Pacifiers, a love affair worth having? It’s up to you, of course. Pacifiers are hotly debated among some parents, some pediatricians, some lactation consultants, and some dentists. I say some, as I believe not all clinicians have strong impressions/judgments. That’s because pacifiers don’t cause excessive harm. Yet most parents agree on one thing: they all have an opinion about what to do with one. Some hate them, others adore them. Just like babies. Silicon pacifiers can be all the rage, or none of it…

At our house, we had a love affair with a pacifier. Twice. Without even trying. And it all happened by accident.

Although the American Academy of Pediatrics and National Institute of Child Health and Human Development recommend using a pacifier at night to decrease the risk of SIDS, if your infant doesn’t like one, you certainly DON’T need to force it upon your content baby. Don’t over-think or over-value the pacifier, either.

With F (our first born), I waited, held off, and withheld the pacifier hoping to improve my changes of successful breastfeeding. We had a few sleepless weeks (with the fussing and crying normal for a newborn) until a couple weeks of age when we realize it really was the “plug” he was looking for. F’s crankiness improved, and we had another tool to help support him when holding, rocking, feeding, changing diapers, or swaddling didn’t soothe him entirely. The pacifier was just something he loved.

With O (our second), I didn’t get the choice. While in the NICU, the nurses used the pacifier to “quiet” him down. I asked that they didn’t, but when I returned to feed him, there it was again, in his mouth. And he was in love. So we continued to use it and I didn’t take it from him. As I’ve written before, I loved to see him enjoy and indulge with that pacifier. I mean, he really craved and adored the time he got with it (mostly during sleep or in the car). Weaning him from it was harder on me, it turns out. And I faltered a couple of weeks after the wean during a moment of weakness…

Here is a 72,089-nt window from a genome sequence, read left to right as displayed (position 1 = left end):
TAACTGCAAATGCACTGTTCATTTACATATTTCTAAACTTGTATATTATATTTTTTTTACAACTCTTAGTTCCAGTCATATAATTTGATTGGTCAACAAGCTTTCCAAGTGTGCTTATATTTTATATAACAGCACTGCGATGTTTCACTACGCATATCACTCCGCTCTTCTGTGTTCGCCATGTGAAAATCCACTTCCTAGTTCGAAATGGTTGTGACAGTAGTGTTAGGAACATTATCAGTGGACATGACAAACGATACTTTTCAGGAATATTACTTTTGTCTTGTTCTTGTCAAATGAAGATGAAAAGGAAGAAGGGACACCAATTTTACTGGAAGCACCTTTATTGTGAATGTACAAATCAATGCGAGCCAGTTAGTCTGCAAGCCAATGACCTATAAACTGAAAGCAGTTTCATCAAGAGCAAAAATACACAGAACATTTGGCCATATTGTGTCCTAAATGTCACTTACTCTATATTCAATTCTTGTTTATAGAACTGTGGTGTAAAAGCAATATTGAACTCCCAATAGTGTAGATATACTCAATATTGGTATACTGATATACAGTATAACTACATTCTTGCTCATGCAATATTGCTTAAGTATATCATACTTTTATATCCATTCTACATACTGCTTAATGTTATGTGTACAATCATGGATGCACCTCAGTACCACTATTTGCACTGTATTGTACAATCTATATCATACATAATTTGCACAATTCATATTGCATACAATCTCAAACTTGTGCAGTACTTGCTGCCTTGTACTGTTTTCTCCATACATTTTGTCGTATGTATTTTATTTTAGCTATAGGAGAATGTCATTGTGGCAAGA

We used pacifiers in our homes until both the boys were just under 2 years of age. And like I said, it really was a love a affair.

The reason is simple, babies soothe by sucking and pacifiers are a perfect tool. My advice on pacifiers: follow your instincts. You’ll be able to find studies both that support use and studies that dissuade use to back up either decision. So don’t over-think this. And stop beating yourself up for using one if you are…

Mama Doc’s Cliff Notes On Pacifiers:

  1. These are things you already know: Wash the pacifier regularly (dishwasher safe are easiest) in warm soapy water, get rid of old pacifiers that show cracking or damage, and use a one-piece silicone design if possible. Don’t dip the pacifier in anything (ie sugar water, honey, etc) ever. And never tie the pacifier around your baby/toddler’s neck.
  2. As your child grows, the pacifier should, too. Don’t let toddlers have infant sized pacifiers due to choking risk. Smaller pacifiers may rest more on their front teeth as well and cause more malocclusion or “bucking” of teeth. Get the correct size pacifier if your older toddler or preschooler still uses one.
  3. When your child approaches 6 months of age, consider weaning. If neither of you are interested in breaking up with pacifier, try again at 2 years of age. By 3 years, get it out of the house or the love affair will cause a most terrible break-up.

Additional Safety Tips on Using Pacifiers:

Mayo Clinic’s Do’s & Don’ts on Pacifiers

Review article about dental problems caused by pacifiers after age 3.

Satisfying your baby’s needs: Pacifiers